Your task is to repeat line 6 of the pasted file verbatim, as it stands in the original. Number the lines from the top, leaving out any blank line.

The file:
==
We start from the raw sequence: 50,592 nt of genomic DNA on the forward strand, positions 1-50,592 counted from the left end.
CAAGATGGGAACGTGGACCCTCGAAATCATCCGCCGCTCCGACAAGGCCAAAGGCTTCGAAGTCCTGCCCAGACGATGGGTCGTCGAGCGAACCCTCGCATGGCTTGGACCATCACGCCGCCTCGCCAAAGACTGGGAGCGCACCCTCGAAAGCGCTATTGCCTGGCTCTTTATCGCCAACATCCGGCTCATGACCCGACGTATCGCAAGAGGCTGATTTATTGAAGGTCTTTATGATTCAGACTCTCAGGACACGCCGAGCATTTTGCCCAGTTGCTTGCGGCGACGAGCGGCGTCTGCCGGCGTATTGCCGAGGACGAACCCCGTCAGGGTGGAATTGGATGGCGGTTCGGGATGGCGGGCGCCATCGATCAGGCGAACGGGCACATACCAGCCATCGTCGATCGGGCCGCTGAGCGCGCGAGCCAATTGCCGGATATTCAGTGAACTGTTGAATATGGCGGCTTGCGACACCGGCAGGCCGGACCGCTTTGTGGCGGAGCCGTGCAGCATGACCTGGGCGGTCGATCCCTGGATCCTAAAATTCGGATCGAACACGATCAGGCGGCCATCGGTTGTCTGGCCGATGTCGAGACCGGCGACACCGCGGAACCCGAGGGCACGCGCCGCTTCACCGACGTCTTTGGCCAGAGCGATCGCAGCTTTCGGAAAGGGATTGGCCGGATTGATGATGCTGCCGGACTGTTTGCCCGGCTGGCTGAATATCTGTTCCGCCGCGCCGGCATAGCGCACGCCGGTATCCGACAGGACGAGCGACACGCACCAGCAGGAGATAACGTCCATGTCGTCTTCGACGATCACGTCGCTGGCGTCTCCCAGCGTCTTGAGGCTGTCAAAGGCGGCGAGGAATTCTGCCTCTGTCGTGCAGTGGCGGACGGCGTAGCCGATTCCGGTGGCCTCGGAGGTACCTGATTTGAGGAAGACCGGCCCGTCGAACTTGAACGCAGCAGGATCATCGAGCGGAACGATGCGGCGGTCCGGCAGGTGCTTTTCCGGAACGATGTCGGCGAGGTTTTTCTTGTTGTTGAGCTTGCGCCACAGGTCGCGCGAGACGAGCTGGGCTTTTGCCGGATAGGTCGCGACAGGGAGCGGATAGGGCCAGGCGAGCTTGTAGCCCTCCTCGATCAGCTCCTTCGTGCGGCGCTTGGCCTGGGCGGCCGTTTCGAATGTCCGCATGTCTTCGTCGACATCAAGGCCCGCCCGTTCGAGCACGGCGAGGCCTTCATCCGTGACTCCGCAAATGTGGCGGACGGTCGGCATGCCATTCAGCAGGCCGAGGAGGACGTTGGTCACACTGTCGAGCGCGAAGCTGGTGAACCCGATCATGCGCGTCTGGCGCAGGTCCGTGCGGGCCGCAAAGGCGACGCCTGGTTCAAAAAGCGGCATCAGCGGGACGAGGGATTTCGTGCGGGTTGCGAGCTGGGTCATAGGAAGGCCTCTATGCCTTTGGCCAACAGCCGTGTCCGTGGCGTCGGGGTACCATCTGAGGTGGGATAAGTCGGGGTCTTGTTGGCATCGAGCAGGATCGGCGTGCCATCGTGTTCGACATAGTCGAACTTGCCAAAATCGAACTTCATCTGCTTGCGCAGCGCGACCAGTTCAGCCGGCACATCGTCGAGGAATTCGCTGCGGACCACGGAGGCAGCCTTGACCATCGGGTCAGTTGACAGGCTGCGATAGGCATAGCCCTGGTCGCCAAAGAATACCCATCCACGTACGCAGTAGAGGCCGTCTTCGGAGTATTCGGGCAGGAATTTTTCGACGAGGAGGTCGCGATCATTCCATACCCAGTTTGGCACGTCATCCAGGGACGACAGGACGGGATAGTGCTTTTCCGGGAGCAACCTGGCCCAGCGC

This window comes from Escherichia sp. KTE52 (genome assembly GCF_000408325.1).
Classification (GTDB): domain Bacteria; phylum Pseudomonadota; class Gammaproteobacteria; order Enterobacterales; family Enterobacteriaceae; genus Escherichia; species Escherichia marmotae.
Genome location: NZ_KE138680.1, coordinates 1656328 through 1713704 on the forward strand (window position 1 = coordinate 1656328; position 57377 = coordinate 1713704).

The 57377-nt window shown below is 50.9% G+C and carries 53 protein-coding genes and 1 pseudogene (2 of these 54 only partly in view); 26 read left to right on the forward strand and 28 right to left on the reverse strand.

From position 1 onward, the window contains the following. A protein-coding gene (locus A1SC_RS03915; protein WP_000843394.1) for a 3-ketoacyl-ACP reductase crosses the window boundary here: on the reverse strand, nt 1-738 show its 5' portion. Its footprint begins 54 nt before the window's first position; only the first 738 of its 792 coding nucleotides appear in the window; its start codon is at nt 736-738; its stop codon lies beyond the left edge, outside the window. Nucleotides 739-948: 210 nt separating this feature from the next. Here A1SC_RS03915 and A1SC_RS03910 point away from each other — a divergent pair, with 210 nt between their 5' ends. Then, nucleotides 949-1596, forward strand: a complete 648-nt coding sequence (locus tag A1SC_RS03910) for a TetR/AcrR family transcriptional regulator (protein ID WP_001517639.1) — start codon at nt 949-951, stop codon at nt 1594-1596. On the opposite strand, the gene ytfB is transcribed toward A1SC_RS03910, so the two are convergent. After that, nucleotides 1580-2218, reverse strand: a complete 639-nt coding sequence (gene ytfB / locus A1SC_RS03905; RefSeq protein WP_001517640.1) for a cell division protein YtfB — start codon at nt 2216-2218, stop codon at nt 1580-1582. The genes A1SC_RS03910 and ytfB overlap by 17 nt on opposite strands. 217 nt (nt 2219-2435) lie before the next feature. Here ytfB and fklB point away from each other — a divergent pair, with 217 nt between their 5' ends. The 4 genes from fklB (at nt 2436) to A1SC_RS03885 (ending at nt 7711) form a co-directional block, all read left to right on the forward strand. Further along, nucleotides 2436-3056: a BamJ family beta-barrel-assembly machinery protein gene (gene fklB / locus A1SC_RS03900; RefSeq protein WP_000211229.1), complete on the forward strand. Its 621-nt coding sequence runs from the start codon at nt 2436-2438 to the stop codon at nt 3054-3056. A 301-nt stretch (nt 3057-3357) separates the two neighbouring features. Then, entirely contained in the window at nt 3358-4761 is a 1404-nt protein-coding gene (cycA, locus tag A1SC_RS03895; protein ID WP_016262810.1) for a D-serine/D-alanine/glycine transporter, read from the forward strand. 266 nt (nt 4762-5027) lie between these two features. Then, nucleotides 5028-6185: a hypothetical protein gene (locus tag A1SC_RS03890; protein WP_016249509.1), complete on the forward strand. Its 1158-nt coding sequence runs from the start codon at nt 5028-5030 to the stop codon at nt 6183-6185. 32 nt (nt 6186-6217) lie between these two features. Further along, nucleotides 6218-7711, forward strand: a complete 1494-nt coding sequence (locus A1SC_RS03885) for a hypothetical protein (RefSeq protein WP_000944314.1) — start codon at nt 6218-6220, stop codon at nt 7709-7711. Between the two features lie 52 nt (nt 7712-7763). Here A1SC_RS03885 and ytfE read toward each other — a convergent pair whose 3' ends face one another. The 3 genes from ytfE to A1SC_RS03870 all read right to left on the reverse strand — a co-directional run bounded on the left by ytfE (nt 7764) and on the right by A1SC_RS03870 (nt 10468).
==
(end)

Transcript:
The 57377-nt window shown below is 50.9% G+C and carries 53 protein-coding genes and 1 pseudogene (2 of these 54 only partly in view); 26 read left to right on the forward strand and 28 right to left on the reverse strand.